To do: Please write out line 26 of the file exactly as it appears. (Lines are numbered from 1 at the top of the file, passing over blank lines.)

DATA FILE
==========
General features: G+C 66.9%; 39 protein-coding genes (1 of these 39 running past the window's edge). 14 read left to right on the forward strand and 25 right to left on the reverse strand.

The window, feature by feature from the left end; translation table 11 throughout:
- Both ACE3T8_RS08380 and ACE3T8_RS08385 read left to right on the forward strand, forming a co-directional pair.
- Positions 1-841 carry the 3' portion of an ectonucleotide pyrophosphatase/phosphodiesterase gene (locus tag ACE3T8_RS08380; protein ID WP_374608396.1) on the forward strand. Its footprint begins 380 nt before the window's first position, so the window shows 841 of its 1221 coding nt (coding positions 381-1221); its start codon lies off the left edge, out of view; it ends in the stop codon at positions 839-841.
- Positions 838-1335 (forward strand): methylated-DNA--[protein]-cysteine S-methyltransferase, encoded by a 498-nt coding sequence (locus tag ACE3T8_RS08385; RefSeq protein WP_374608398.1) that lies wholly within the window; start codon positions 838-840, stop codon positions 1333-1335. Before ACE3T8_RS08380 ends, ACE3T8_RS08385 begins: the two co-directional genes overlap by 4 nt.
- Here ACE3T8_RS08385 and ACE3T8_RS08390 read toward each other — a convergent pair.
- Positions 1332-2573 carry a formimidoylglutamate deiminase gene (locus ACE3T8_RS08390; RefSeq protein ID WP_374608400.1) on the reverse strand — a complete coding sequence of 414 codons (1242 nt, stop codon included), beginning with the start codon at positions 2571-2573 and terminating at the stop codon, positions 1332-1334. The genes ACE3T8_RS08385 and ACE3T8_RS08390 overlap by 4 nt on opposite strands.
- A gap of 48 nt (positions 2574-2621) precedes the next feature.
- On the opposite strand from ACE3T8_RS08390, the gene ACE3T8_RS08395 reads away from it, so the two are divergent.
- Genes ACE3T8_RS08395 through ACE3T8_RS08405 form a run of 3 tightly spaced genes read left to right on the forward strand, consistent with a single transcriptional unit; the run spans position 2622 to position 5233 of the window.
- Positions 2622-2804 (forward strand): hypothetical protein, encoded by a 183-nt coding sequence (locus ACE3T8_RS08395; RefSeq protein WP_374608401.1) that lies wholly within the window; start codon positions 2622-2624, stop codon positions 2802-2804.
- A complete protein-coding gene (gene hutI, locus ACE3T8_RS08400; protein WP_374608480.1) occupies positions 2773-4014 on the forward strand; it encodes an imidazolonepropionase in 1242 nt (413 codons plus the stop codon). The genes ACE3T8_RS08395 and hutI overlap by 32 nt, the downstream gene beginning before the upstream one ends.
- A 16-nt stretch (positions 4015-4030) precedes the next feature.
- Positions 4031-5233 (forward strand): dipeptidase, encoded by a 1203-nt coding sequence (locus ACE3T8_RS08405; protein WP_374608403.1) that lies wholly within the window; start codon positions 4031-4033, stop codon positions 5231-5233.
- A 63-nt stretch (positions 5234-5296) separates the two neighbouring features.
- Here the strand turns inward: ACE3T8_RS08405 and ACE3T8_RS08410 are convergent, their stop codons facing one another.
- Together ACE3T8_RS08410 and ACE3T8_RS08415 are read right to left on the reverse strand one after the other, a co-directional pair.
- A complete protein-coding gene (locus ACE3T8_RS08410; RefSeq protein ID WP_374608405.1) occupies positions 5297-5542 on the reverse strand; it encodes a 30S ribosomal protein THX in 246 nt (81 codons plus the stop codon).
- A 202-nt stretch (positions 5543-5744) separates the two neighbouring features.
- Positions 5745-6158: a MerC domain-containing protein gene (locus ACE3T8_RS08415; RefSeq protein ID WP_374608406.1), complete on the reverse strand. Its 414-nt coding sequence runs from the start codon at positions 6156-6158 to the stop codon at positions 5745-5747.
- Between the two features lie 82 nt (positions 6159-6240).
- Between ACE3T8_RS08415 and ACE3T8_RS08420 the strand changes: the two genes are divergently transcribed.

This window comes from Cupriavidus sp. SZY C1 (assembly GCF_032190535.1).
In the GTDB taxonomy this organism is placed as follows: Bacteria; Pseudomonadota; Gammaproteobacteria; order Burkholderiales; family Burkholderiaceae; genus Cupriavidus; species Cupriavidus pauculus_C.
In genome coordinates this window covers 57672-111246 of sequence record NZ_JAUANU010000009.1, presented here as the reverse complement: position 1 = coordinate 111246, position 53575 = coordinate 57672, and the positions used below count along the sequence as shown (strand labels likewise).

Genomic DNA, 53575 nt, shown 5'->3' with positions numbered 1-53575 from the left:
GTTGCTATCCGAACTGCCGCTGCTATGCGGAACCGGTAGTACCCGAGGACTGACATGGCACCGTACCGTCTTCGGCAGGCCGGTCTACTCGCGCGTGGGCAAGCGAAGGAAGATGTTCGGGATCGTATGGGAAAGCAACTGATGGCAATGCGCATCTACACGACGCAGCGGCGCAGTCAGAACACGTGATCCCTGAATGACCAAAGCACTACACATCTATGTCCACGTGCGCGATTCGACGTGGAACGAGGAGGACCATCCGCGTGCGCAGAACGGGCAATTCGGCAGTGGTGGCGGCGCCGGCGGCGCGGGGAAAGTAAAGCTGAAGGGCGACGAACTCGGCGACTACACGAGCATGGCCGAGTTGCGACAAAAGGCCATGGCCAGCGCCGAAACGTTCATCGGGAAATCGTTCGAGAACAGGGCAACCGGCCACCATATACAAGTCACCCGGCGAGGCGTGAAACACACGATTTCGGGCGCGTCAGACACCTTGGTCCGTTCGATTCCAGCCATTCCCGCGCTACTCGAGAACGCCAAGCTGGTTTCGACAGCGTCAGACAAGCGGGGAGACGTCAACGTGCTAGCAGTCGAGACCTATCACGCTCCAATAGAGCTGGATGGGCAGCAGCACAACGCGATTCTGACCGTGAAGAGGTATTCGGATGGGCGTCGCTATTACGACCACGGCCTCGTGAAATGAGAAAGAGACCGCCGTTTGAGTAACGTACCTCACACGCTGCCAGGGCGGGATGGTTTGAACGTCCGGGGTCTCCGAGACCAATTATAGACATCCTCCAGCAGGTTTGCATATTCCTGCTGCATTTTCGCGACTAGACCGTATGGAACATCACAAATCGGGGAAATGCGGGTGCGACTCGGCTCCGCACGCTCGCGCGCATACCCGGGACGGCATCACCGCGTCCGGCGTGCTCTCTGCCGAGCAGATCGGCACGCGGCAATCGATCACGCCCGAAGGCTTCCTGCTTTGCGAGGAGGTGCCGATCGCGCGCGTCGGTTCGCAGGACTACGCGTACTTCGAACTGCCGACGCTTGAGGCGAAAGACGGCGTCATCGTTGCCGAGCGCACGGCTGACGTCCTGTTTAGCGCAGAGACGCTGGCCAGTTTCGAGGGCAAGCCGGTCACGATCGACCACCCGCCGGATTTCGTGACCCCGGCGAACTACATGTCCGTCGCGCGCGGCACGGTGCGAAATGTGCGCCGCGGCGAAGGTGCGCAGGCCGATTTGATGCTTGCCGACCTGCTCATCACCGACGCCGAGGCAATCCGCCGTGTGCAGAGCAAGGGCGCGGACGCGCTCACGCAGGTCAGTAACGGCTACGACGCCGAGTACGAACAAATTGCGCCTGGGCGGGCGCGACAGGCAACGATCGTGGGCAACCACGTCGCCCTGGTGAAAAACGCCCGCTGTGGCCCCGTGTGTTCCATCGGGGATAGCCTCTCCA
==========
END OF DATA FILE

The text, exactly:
Genomic DNA, 53575 nt, shown 5'->3' with positions numbered 1-53575 from the left: